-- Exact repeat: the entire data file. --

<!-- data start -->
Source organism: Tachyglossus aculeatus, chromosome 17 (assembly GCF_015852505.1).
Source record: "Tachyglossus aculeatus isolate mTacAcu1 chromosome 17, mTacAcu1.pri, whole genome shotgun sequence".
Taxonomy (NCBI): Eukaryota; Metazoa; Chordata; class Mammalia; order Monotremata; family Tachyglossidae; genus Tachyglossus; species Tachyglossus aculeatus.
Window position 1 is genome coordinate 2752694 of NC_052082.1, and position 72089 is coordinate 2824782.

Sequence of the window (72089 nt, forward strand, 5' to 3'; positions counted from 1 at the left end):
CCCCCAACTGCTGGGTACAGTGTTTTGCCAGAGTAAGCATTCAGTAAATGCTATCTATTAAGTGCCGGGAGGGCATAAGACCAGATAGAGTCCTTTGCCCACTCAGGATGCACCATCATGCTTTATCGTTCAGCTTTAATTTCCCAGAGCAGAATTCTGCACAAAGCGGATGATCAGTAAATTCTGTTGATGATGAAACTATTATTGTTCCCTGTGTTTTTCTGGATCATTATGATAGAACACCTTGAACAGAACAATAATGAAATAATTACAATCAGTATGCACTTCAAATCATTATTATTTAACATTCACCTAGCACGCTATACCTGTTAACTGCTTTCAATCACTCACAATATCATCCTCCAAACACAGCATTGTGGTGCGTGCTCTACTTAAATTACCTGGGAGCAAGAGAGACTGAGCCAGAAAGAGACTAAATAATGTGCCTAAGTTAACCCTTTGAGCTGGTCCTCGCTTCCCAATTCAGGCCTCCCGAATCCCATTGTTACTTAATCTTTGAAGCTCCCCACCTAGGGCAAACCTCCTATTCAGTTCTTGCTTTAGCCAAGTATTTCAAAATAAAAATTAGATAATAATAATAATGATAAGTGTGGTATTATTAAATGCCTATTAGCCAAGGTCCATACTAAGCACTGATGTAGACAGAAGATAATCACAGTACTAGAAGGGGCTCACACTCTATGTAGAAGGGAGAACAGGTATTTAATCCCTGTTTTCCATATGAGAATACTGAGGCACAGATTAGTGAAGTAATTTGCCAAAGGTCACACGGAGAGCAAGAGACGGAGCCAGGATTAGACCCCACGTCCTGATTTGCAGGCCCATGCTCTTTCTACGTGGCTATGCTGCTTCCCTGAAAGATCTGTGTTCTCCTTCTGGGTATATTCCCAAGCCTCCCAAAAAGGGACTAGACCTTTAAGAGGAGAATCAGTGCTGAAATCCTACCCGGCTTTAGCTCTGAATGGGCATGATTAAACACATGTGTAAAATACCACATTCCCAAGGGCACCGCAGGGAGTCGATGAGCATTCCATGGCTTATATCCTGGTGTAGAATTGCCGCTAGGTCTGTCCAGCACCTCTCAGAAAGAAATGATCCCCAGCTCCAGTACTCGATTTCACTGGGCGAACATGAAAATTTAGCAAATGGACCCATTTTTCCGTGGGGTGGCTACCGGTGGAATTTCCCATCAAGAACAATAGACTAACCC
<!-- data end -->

Source organism: Tachyglossus aculeatus, chromosome 17 (assembly GCF_015852505.1).
Source record: "Tachyglossus aculeatus isolate mTacAcu1 chromosome 17, mTacAcu1.pri, whole genome shotgun sequence".
Taxonomy (NCBI): Eukaryota; Metazoa; Chordata; class Mammalia; order Monotremata; family Tachyglossidae; genus Tachyglossus; species Tachyglossus aculeatus.
Window position 1 is genome coordinate 2752694 of NC_052082.1, and position 72089 is coordinate 2824782.

Sequence of the window (72089 nt, forward strand, 5' to 3'; positions counted from 1 at the left end):
CCCCCAACTGCTGGGTACAGTGTTTTGCCAGAGTAAGCATTCAGTAAATGCTATCTATTAAGTGCCGGGAGGGCATAAGACCAGATAGAGTCCTTTGCCCACTCAGGATGCACCATCATGCTTTATCGTTCAGCTTTAATTTCCCAGAGCAGAATTCTGCACAAAGCGGATGATCAGTAAATTCTGTTGATGATGAAACTATTATTGTTCCCTGTGTTTTTCTGGATCATTATGATAGAACACCTTGAACAGAACAATAATGAAATAATTACAATCAGTATGCACTTCAAATCATTATTATTTAACATTCACCTAGCACGCTATACCTGTTAACTGCTTTCAATCACTCACAATATCATCCTCCAAACACAGCATTGTGGTGCGTGCTCTACTTAAATTACCTGGGAGCAAGAGAGACTGAGCCAGAAAGAGACTAAATAATGTGCCTAAGTTAACCCTTTGAGCTGGTCCTCGCTTCCCAATTCAGGCCTCCCGAATCCCATTGTTACTTAATCTTTGAAGCTCCCCACCTAGGGCAAACCTCCTATTCAGTTCTTGCTTTAGCCAAGTATTTCAAAATAAAAATTAGATAATAATAATAATGATAAGTGTGGTATTATTAAATGCCTATTAGCCAAGGTCCATACTAAGCACTGATGTAGACAGAAGATAATCACAGTACTAGAAGGGGCTCACACTCTATGTAGAAGGGAGAACAGGTATTTAATCCCTGTTTTCCATATGAGAATACTGAGGCACAGATTAGTGAAGTAATTTGCCAAAGGTCACACGGAGAGCAAGAGACGGAGCCAGGATTAGACCCCACGTCCTGATTTGCAGGCCCATGCTCTTTCTACGTGGCTATGCTGCTTCCCTGAAAGATCTGTGTTCTCCTTCTGGGTATATTCCCAAGCCTCCCAAAAAGGGACTAGACCTTTAAGAGGAGAATCAGTGCTGAAATCCTACCCGGCTTTAGCTCTGAATGGGCATGATTAAACACATGTGTAAAATACCACATTCCCAAGGGCACCGCAGGGAGTCGATGAGCATTCCATGGCTTATATCCTGGTGTAGAATTGCCGCTAGGTCTGTCCAGCACCTCTCAGAAAGAAATGATCCCCAGCTCCAGTACTCGATTTCACTGGGCGAACATGAAAATTTAGCAAATGGACCCATTTTTCCGTGGGGTGGCTACCGGTGGAATTTCCCATCAAGAACAATAGACTAACCC